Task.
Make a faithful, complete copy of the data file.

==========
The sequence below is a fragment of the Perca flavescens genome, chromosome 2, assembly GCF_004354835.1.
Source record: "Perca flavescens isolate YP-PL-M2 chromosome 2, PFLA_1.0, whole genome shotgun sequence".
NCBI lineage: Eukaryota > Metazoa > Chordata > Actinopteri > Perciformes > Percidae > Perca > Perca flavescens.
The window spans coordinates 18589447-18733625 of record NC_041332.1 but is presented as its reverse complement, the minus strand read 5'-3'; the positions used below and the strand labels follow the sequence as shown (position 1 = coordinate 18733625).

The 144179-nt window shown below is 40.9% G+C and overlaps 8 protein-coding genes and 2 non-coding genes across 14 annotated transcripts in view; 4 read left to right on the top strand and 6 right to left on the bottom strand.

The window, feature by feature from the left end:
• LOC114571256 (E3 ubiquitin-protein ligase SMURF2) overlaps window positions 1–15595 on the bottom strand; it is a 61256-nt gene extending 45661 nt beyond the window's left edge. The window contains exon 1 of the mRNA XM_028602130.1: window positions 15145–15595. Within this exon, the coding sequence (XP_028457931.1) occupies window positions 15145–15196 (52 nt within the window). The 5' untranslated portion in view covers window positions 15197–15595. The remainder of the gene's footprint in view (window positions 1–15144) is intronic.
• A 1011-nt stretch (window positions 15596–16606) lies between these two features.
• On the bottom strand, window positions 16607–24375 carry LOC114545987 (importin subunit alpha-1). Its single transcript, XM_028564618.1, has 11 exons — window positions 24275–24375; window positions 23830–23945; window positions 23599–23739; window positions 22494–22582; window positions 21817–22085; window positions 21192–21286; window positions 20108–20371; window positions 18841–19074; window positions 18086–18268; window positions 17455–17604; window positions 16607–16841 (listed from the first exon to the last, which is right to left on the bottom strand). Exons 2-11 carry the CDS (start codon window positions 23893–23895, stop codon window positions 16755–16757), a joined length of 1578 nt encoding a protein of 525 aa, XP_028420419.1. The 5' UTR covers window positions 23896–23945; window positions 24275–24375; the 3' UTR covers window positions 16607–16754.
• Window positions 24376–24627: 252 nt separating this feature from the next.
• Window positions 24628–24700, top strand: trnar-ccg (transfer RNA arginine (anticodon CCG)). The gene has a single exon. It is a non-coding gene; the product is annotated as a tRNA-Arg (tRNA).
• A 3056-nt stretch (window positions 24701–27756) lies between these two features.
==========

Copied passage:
The sequence below is a fragment of the Perca flavescens genome, chromosome 2, assembly GCF_004354835.1.
Source record: "Perca flavescens isolate YP-PL-M2 chromosome 2, PFLA_1.0, whole genome shotgun sequence".
NCBI lineage: Eukaryota > Metazoa > Chordata > Actinopteri > Perciformes > Percidae > Perca > Perca flavescens.
The window spans coordinates 18589447-18733625 of record NC_041332.1 but is presented as its reverse complement, the minus strand read 5'-3'; the positions used below and the strand labels follow the sequence as shown (position 1 = coordinate 18733625).

The 144179-nt window shown below is 40.9% G+C and overlaps 8 protein-coding genes and 2 non-coding genes across 14 annotated transcripts in view; 4 read left to right on the top strand and 6 right to left on the bottom strand.

The window, feature by feature from the left end:
• LOC114571256 (E3 ubiquitin-protein ligase SMURF2) overlaps window positions 1–15595 on the bottom strand; it is a 61256-nt gene extending 45661 nt beyond the window's left edge. The window contains exon 1 of the mRNA XM_028602130.1: window positions 15145–15595. Within this exon, the coding sequence (XP_028457931.1) occupies window positions 15145–15196 (52 nt within the window). The 5' untranslated portion in view covers window positions 15197–15595. The remainder of the gene's footprint in view (window positions 1–15144) is intronic.
• A 1011-nt stretch (window positions 15596–16606) lies between these two features.
• On the bottom strand, window positions 16607–24375 carry LOC114545987 (importin subunit alpha-1). Its single transcript, XM_028564618.1, has 11 exons — window positions 24275–24375; window positions 23830–23945; window positions 23599–23739; window positions 22494–22582; window positions 21817–22085; window positions 21192–21286; window positions 20108–20371; window positions 18841–19074; window positions 18086–18268; window positions 17455–17604; window positions 16607–16841 (listed from the first exon to the last, which is right to left on the bottom strand). Exons 2-11 carry the CDS (start codon window positions 23893–23895, stop codon window positions 16755–16757), a joined length of 1578 nt encoding a protein of 525 aa, XP_028420419.1. The 5' UTR covers window positions 23896–23945; window positions 24275–24375; the 3' UTR covers window positions 16607–16754.
• Window positions 24376–24627: 252 nt separating this feature from the next.
• Window positions 24628–24700, top strand: trnar-ccg (transfer RNA arginine (anticodon CCG)). The gene has a single exon. It is a non-coding gene; the product is annotated as a tRNA-Arg (tRNA).
• A 3056-nt stretch (window positions 24701–27756) lies between these two features.